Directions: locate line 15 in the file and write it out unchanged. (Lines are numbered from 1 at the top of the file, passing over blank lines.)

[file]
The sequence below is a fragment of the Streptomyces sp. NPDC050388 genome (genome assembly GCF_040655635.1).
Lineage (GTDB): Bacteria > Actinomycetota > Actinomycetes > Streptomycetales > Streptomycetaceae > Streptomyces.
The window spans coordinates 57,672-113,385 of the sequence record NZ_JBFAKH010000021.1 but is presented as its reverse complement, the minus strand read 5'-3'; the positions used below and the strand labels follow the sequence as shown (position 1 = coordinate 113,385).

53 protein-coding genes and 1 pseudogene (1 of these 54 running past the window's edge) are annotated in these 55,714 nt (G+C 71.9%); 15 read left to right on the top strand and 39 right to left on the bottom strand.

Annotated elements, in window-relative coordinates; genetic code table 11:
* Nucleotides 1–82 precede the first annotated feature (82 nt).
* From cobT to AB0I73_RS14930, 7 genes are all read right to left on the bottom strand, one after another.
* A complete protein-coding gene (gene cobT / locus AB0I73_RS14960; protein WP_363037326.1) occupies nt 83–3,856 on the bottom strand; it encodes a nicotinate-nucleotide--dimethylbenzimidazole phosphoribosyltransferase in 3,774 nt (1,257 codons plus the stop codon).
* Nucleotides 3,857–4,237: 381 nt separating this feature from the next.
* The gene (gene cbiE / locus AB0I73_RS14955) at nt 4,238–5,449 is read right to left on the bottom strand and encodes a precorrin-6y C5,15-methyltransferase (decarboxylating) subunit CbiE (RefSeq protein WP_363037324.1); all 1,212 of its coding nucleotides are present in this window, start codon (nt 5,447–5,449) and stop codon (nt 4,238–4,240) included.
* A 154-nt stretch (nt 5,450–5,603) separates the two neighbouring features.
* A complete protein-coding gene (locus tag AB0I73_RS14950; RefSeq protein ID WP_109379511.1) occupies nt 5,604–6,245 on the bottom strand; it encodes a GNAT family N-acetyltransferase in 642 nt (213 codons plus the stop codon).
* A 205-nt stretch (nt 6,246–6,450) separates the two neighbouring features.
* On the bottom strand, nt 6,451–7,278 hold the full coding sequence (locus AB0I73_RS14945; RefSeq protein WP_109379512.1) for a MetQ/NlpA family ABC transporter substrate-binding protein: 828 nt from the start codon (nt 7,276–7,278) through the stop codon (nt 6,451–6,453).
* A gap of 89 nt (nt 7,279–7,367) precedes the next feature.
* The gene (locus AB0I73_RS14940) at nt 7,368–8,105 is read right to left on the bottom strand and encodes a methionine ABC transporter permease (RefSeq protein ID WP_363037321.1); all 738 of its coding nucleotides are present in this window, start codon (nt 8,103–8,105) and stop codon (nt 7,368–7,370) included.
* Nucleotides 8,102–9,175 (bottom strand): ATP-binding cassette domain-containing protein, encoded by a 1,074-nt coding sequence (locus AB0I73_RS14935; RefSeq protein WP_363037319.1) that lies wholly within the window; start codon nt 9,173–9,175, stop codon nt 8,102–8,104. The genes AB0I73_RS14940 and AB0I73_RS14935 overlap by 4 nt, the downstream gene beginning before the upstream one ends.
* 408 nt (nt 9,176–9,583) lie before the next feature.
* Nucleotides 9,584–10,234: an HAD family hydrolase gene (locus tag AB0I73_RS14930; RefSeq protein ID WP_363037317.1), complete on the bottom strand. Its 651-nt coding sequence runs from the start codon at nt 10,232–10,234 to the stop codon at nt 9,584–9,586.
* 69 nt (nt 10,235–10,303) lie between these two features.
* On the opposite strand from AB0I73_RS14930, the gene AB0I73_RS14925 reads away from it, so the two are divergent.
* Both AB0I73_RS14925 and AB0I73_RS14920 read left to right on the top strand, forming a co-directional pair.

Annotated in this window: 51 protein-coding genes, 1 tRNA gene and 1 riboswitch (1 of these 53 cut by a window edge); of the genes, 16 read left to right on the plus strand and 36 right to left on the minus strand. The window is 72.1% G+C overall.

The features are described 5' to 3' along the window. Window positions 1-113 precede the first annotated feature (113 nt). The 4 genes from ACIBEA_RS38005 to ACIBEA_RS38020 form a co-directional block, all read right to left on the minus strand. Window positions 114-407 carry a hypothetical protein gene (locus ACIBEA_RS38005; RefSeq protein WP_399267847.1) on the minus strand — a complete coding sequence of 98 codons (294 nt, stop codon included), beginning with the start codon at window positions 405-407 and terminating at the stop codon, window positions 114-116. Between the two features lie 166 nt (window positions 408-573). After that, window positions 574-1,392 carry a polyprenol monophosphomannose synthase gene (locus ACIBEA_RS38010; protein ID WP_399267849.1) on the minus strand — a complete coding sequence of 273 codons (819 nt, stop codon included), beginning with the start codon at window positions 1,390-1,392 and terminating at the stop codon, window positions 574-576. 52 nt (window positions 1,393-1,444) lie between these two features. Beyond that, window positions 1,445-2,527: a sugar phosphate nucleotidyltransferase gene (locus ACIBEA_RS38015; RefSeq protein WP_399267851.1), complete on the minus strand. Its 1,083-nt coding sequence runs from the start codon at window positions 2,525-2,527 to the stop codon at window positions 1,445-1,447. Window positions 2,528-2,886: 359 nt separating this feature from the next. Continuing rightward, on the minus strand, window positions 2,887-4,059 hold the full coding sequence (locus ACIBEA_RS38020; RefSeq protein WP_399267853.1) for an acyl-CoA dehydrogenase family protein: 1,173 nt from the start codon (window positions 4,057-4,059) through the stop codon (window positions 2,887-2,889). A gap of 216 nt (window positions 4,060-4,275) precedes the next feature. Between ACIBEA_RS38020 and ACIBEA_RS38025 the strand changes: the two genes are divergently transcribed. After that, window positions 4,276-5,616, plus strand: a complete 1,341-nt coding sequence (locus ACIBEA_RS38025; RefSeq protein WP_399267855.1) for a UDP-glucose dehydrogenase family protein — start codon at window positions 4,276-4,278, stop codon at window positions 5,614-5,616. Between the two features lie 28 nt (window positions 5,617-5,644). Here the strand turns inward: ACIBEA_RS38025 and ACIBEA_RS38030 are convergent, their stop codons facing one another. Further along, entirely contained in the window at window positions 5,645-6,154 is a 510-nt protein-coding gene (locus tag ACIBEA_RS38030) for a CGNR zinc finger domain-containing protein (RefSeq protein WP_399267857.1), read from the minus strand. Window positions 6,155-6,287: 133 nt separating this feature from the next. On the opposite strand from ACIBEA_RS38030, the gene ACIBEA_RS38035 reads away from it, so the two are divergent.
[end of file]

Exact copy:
* A gap of 89 nt (nt 7,279–7,367) precedes the next feature.